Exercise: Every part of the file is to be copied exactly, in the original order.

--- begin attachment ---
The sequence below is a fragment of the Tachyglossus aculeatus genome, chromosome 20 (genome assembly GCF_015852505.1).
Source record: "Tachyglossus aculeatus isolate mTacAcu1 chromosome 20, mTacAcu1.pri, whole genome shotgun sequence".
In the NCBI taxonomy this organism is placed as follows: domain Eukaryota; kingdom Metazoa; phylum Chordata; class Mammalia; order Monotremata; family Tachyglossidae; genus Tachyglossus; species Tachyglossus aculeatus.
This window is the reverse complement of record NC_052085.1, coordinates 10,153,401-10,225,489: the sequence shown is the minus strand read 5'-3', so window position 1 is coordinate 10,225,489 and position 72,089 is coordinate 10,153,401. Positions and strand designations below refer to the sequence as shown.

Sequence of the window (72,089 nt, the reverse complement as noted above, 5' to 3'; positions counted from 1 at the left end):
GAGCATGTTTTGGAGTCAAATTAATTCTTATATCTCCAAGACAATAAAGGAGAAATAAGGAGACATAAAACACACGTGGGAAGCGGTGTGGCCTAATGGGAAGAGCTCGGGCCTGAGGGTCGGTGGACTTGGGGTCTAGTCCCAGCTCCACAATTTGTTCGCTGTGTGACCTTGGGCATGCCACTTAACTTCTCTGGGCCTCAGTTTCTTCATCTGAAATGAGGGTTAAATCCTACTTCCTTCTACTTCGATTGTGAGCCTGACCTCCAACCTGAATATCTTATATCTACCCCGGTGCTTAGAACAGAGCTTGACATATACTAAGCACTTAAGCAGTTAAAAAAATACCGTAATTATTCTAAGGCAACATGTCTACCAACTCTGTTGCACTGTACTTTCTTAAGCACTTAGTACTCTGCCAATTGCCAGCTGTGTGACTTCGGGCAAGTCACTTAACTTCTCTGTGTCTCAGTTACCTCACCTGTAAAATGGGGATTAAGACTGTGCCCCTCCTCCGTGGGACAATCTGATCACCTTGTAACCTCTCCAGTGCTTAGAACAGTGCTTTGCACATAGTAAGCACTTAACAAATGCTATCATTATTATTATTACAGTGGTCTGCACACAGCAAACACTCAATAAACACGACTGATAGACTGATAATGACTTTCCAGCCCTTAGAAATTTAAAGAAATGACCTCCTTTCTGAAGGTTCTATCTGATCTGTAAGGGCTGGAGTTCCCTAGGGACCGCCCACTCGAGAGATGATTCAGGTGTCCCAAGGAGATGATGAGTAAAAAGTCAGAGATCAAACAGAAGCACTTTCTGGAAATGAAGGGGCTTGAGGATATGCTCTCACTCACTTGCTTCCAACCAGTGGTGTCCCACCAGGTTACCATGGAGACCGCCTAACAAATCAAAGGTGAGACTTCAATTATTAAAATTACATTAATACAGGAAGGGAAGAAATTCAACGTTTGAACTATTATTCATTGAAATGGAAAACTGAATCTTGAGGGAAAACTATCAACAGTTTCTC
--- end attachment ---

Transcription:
The sequence below is a fragment of the Tachyglossus aculeatus genome, chromosome 20 (genome assembly GCF_015852505.1).
Source record: "Tachyglossus aculeatus isolate mTacAcu1 chromosome 20, mTacAcu1.pri, whole genome shotgun sequence".
In the NCBI taxonomy this organism is placed as follows: domain Eukaryota; kingdom Metazoa; phylum Chordata; class Mammalia; order Monotremata; family Tachyglossidae; genus Tachyglossus; species Tachyglossus aculeatus.
This window is the reverse complement of record NC_052085.1, coordinates 10,153,401-10,225,489: the sequence shown is the minus strand read 5'-3', so window position 1 is coordinate 10,225,489 and position 72,089 is coordinate 10,153,401. Positions and strand designations below refer to the sequence as shown.

Sequence of the window (72,089 nt, the reverse complement as noted above, 5' to 3'; positions counted from 1 at the left end):
GAGCATGTTTTGGAGTCAAATTAATTCTTATATCTCCAAGACAATAAAGGAGAAATAAGGAGACATAAAACACACGTGGGAAGCGGTGTGGCCTAATGGGAAGAGCTCGGGCCTGAGGGTCGGTGGACTTGGGGTCTAGTCCCAGCTCCACAATTTGTTCGCTGTGTGACCTTGGGCATGCCACTTAACTTCTCTGGGCCTCAGTTTCTTCATCTGAAATGAGGGTTAAATCCTACTTCCTTCTACTTCGATTGTGAGCCTGACCTCCAACCTGAATATCTTATATCTACCCCGGTGCTTAGAACAGAGCTTGACATATACTAAGCACTTAAGCAGTTAAAAAAATACCGTAATTATTCTAAGGCAACATGTCTACCAACTCTGTTGCACTGTACTTTCTTAAGCACTTAGTACTCTGCCAATTGCCAGCTGTGTGACTTCGGGCAAGTCACTTAACTTCTCTGTGTCTCAGTTACCTCACCTGTAAAATGGGGATTAAGACTGTGCCCCTCCTCCGTGGGACAATCTGATCACCTTGTAACCTCTCCAGTGCTTAGAACAGTGCTTTGCACATAGTAAGCACTTAACAAATGCTATCATTATTATTATTACAGTGGTCTGCACACAGCAAACACTCAATAAACACGACTGATAGACTGATAATGACTTTCCAGCCCTTAGAAATTTAAAGAAATGACCTCCTTTCTGAAGGTTCTATCTGATCTGTAAGGGCTGGAGTTCCCTAGGGACCGCCCACTCGAGAGATGATTCAGGTGTCCCAAGGAGATGATGAGTAAAAAGTCAGAGATCAAACAGAAGCACTTTCTGGAAATGAAGGGGCTTGAGGATATGCTCTCACTCACTTGCTTCCAACCAGTGGTGTCCCACCAGGTTACCATGGAGACCGCCTAACAAATCAAAGGTGAGACTTCAATTATTAAAATTACATTAATACAGGAAGGGAAGAAATTCAACGTTTGAACTATTATTCATTGAAATGGAAAACTGAATCTTGAGGGAAAACTATCAACAGTTTCTC